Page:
Broad intellectual capital = a rich array of tools
A price engine is a tool that reflects your industry economics and market price sensitivities to enable line management to make rapid, confident, and accurate price-level decisions. A price engine will allow your company to set the right price (or discount) level to best respond to customer demands, competitive initiatives, or changes in the market.
Price engines can be powered a number of ways. Here are some examples:
Value Analysis – Determines how much value is being created and how much of that value you can capture.
Demand Curves – Show volumes being sold a given price point – usually reveals distinct plateaus, giving guidance to where you want to position your price.
Supply and Demand Curves – First cousin of demand curves – good to figure out broader industry shifts, including industry pricing.
Conjoint and Forced-Choice research – Effective in identifying price elasticities of offer components. Requires that respondents have a good understanding of the choices before them.
Economic Models – Yield management as used by airlines. Or parametric pricing: marriage of statistics and economic models; requires fully understanding price drivers and elasticities.
Historic Pricing – Most commonly used. Easy to implement. Downside is that you could leave money in the table.
Cost-Plus Pricing – Also frequently used. It is inward looking and the downside is that it does not reflect willingness to pay or varying price sensitivities, thereby potentially not capturing full value.
Match Competitor Price – Safe but has flaws: compete for customer’s budget dollars rather than sale. Also, competitor prices are often not easily understood, as they may include rebates, promotional specials, freight charges, warehousing arrangements, financing, etc.
Expert Opinion- Not very scientific, but can be effective. Sales reps often have a good “feel” for the right price levels.
War Games and Scenario planning – Effective but resource intensive. Oil companies routinely use these techniques so they have a response ready when a particular situation arises.
Auctions – Very effective, but often not practical.
Negotiations – Also very effective. Best in complex business-to-business markets. Requires good understanding of price drivers and buying processes.
We have developed many price engines for our clients. Here a few examples:
More than ever, businesses need to bundle multiple products and/or services into one offer. Why? Because technology and cost cutting are creating a world in which customers demand integrated solutions.
Designing the right bundles for the right customer is critical to the success of any business. Our proprietary approach takes bundle analysis to a new level, including the following:
The benefits of better bundling are material, resulting in anywhere from 25% to 100%, improvements in price levels or volumes.
The starting point is how customers buy stand-alone services or products (A). Next, we use correlation analysis to identify purchase patterns and the “core” of bundles. (B). Correlation acts as a proxy for expected value of a bundle (C).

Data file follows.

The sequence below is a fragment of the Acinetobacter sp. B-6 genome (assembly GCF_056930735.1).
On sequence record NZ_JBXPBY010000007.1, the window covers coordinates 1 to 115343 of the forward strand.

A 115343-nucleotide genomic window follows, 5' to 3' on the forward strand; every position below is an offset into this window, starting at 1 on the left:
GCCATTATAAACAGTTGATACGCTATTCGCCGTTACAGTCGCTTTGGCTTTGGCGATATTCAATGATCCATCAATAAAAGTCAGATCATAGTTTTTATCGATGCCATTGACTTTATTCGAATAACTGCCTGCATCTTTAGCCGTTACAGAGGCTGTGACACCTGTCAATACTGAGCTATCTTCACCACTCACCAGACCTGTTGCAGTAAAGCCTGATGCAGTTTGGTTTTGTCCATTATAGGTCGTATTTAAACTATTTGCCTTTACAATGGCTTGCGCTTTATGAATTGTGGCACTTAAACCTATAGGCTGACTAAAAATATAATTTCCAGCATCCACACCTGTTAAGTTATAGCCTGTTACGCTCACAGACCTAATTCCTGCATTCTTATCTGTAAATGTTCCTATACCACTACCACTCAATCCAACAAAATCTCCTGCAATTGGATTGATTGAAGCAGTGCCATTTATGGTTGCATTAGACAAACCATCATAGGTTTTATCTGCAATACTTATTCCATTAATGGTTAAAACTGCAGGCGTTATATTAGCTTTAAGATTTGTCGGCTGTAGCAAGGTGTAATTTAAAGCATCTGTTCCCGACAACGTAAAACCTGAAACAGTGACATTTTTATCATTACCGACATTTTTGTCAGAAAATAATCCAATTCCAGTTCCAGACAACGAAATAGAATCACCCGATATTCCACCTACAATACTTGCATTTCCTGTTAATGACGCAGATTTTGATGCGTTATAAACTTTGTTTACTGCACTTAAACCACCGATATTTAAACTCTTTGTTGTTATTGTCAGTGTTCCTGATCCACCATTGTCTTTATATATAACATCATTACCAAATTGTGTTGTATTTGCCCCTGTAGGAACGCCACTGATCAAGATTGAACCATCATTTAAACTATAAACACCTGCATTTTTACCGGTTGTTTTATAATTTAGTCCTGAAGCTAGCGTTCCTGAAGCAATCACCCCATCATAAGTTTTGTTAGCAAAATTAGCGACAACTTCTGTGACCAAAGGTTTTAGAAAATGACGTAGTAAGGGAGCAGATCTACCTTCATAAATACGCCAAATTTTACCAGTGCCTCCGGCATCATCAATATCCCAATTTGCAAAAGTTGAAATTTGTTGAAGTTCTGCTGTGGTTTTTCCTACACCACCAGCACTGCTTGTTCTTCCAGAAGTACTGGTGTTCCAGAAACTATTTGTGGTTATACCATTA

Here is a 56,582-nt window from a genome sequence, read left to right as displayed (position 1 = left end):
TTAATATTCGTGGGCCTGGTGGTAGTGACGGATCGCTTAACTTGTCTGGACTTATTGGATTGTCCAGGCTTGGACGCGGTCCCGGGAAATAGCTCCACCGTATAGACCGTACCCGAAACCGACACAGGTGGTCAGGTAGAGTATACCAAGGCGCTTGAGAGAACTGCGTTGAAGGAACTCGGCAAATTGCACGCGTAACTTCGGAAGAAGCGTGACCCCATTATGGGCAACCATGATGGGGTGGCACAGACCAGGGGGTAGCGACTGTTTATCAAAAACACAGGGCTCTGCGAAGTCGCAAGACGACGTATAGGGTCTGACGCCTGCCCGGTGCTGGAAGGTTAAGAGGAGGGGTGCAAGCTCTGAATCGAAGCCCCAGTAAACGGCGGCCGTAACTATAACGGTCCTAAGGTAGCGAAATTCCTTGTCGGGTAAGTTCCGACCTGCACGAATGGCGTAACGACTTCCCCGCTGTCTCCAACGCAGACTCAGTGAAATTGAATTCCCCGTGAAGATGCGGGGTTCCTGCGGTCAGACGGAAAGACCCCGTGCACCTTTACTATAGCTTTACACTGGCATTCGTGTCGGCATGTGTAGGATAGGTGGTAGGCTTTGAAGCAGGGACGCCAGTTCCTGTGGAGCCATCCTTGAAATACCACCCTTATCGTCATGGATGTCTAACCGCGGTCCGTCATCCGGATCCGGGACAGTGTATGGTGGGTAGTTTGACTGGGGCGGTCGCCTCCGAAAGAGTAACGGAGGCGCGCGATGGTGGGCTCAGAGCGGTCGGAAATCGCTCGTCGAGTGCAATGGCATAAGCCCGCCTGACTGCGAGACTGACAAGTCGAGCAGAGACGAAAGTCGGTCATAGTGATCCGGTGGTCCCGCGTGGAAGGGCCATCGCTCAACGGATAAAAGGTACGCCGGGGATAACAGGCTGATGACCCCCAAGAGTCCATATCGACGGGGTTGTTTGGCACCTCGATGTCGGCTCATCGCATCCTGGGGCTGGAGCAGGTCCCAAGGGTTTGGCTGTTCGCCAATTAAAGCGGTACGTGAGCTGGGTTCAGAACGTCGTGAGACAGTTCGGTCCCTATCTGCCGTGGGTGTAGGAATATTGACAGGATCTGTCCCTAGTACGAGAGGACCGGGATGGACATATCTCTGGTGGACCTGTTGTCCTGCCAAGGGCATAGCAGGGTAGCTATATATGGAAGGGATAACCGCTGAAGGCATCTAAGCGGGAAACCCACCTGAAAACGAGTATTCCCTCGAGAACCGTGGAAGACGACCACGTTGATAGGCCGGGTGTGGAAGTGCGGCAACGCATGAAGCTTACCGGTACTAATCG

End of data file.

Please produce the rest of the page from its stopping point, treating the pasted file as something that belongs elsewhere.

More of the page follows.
The result of applying this tool are bundles that are optimized in terms of bundle components, with no “negative” bundle elements that might destroy bundle value.
Click here for our white paper on Bundling
One if the most powerful, yet often under-appreciated, tools in pricing is the demand curve.
A demand curve shows the volume of product sold at a different price levels. It is constructed using volumes and price levels of the entire market or segment in which your product is competing. In most cases, the curve slops downward, meaning you may sell less at higher prices.
Our experience has shown that often there are distinct plateaus along the curve, showing specific price segments of customers that value products at a common level and are willing to pay a common price.
Knowing your demand curve will help you decide which price segment to enter (or avoid) and how big the overall demand will most likely be at those levels.
Click here for our white paper on Demand Curves
The discount scorecard is a tool that helps Management ensure that the agreed-upon discount strategy is followed by the sales force, while giving flexibility during negotiations.
The tool captures the key variables identified as discount drivers, assigns scores to them in a predetermined manner, and allows for easy score tallying.
This results in a structured, easy way to calculate the discount that should be given in a particular situation.
An offer wizard is a tool that automates the often difficult process of designing and pricing a complex offer. It is designed to take inputs from internal systems and account managers/sales reps and calculates the optimal offer and pricing, including discounts, etc. This type of tool is most effective in markets characterized by high value, customized selling, and/or where discipline regarding pricing/discounting has been lacking. If designed right, it will make selling easier and increase your company’s bottom line due to increased revenues and decreased discounting.